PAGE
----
Coconut wax is the new kid on the block and is harvested from, that’s right, coconuts – a high yield and sustainable crop which adds to its popularity. Made from cold pressed coconut meat or coconut mixed with soy wax, it too is blended with paraffin. Coconut wax holds fragrance and colour well, has a clean burn and produces very little soot. Unfortunately, it is the most expensive candle wax of all: that is why a lot of candle makers blend coconut wax with soy wax. The price of coconut wax beads for candle making varies from one supplier to another dependent on quantity. However, rest assured it will be more expensive than paraffin, soy or beeswax.

So, what’s best for the environment? Beeswax, soy wax and coconut wax are all environmentally friendly options for paraffin candles which have a negative effect on the environment. Truth be told, paraffin candles affect the air quality in homes as when they are burned, they release carcinogenic toxins (benzene, toluene, formaldehyde, acetaldehyde, acrolein and most recognizable, soot) into the air. The emissions produced by paraffin candles contain many of the same toxins produced by burning diesel fuel. Paraffin candles and scented aromatic candles are the worst environmental offenders on the market. Pollution from these candles can contaminate ventilation systems, ductwork, discolour walls, ceilings and the contents in homes. On the health side of things, lighting a lot of paraffin candles frequently in an unventilated space can lead to problems such as asthma causing allergy like symptoms, or irritate the respiratory tract.

Since many people suffer from anxiety and depression during the long dark days of winter beeswax candles are a great way to reduce your stress levels and improve your mental health. Some benefits of burning beeswax candles include:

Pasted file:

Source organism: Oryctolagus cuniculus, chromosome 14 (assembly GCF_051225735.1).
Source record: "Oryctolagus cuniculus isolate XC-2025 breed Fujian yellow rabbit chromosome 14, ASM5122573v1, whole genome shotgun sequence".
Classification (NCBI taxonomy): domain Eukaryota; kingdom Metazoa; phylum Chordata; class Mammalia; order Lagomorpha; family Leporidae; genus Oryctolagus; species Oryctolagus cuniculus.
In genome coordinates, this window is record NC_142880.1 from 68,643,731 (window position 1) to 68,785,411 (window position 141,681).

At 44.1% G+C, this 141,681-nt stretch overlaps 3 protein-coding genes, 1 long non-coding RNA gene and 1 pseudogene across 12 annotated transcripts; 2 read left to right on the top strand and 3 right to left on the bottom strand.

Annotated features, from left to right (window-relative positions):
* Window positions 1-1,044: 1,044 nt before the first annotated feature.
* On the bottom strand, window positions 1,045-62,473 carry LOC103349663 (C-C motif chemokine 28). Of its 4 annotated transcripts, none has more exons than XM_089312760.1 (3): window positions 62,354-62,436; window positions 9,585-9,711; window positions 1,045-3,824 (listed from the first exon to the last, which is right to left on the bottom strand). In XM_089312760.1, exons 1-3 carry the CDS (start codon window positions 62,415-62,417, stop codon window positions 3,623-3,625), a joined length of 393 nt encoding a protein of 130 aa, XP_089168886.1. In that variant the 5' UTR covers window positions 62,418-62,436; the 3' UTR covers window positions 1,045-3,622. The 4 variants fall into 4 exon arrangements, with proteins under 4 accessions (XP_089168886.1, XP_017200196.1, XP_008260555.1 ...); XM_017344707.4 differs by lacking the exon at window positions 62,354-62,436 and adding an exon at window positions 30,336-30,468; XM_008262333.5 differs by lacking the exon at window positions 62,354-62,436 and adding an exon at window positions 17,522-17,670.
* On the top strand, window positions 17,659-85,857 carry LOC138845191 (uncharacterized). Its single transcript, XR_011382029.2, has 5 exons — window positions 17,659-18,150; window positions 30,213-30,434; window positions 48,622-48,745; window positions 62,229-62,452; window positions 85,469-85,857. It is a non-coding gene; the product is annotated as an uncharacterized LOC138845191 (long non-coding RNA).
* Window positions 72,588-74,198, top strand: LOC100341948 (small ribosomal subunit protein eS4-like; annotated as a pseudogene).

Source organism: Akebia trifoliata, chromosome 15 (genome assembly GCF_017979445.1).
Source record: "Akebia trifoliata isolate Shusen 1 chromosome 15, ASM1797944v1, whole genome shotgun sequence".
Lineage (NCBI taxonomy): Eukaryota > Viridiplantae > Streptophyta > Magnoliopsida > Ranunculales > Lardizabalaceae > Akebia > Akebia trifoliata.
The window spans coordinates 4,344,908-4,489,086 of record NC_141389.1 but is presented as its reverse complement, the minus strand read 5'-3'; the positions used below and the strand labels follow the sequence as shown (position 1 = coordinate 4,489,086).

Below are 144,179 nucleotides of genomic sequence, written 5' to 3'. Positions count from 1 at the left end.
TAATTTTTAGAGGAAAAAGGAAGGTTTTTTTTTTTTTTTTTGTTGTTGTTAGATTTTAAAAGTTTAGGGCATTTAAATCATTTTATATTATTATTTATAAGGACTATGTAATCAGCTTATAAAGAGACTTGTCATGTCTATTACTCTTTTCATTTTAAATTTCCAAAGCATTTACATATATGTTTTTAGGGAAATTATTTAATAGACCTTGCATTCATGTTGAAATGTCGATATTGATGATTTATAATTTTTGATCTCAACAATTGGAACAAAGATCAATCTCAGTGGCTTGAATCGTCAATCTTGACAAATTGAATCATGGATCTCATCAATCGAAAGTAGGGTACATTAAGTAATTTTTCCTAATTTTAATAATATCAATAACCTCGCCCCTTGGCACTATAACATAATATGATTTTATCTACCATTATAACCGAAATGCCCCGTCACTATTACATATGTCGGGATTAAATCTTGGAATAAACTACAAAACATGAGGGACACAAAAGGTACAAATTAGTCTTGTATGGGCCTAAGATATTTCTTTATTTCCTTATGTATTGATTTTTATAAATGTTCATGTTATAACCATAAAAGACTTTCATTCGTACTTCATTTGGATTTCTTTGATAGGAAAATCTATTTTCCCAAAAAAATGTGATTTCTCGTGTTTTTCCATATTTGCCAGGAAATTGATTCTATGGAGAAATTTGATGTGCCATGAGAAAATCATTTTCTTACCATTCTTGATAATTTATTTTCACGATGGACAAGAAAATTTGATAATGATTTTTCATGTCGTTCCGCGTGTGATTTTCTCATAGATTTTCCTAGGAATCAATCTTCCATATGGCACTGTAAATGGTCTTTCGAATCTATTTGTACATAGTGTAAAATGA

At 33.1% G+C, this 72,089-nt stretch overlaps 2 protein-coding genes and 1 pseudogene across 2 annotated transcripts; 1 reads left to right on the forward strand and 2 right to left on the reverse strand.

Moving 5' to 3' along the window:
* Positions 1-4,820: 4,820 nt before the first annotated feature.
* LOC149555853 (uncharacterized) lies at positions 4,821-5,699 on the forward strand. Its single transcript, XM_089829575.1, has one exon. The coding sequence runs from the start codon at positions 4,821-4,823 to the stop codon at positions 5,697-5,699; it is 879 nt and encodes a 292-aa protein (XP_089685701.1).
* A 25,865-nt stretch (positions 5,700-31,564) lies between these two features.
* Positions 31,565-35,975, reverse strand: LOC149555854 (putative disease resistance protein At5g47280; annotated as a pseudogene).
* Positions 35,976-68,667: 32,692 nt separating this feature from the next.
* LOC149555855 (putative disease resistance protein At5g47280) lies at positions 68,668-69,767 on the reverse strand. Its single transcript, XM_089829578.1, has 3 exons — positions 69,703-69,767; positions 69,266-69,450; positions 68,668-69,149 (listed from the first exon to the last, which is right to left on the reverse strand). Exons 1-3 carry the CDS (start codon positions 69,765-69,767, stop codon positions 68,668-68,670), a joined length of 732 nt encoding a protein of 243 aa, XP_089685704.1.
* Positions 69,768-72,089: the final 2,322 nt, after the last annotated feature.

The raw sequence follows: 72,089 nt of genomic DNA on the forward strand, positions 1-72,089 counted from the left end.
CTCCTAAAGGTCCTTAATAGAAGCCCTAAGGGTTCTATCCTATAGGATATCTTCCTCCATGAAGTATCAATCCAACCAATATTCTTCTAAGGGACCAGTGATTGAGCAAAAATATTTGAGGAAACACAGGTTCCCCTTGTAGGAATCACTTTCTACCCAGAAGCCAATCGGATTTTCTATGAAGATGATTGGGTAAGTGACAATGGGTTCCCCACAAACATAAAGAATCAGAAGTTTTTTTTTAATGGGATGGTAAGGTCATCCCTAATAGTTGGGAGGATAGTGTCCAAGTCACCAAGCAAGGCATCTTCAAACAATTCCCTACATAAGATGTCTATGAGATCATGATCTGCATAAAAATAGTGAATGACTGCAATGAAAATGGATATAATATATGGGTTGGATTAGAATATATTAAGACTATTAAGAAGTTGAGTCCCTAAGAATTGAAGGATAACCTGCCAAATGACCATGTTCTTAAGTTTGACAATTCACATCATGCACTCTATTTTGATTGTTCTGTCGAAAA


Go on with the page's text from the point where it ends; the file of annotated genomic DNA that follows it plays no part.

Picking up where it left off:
• Better sleep
  • Reduction of stress and anxiety
  • Improvement in moods
  • Increased focus and concentration
  • Relief from headaches and sinus congestion
  • Reduction in symptoms of asthma and allergies

Beeswax candles are not only beautiful and fragrant they offer a range of health benefits. So, the next time you are feeling stressed out, mind your beeswax and light a John Russell beeswax candle to improve your mental health and help keep the environment clean.


Anderberg, J. (2019). “DIY chandlery: how to make your own candles”. Get Action: The art of Manliness. Retrieved from https://www.artofmanliness.com/skills/how-to/diy-chandlery-how-to-make-your-own-candles/

Blue Ox Heating & Air. “Are candles bad for the air quality in your home?” Retrieved from https://goblueox.com/blog/are-candles-bad-for-the-air-quality-in-your-home/

Earley, B. (2021). “Understanding the differences between each type of candle wax”. Martha Stewart. Retrieved from https://www.marthastewart.com/8061950/candle-wax-type-guide

Mind Your Beeswax | Luxury Candles. “How burning beeswax candles can benefit your mental health.” Retrieved from https://yourbeeswaxcandles.com/blogs/news/how-burning-beeswax-candles-can-benefit-your-mental-health

Quora. “What is the etymology of, “mind your own beeswax”?” Retrieved from https://www.quora.com/What-is-the-etymology-of-mind-your-own-beeswax

The Free Dictionary. “Mind your own beeswax.” Retrieved from https://idioms.thefreedictionary.com/mind+your+own+beeswax

Upton, E. (2014). “The origin of the phrase “mind your own beeswax”. Today I Found Out: Feed Your Brain.” Retrieved from http://www.todayifoundout.com/index.php/2014/05/origin-phrase-mind-beeswax/

Valente, A. “Beeswax vs soy wax – what is the difference”? Vegan Foundry. Retrieved from https://veganfoundry.com/beeswax-vs-soy-wax-what-is-the-difference/

World Wildlife Federation. “Soy: An overview.” Retrieved from https://www.worldwildlife.org/industries/soy

Back to blog

Leave a comment

Please note, comments need to be approved before they are published.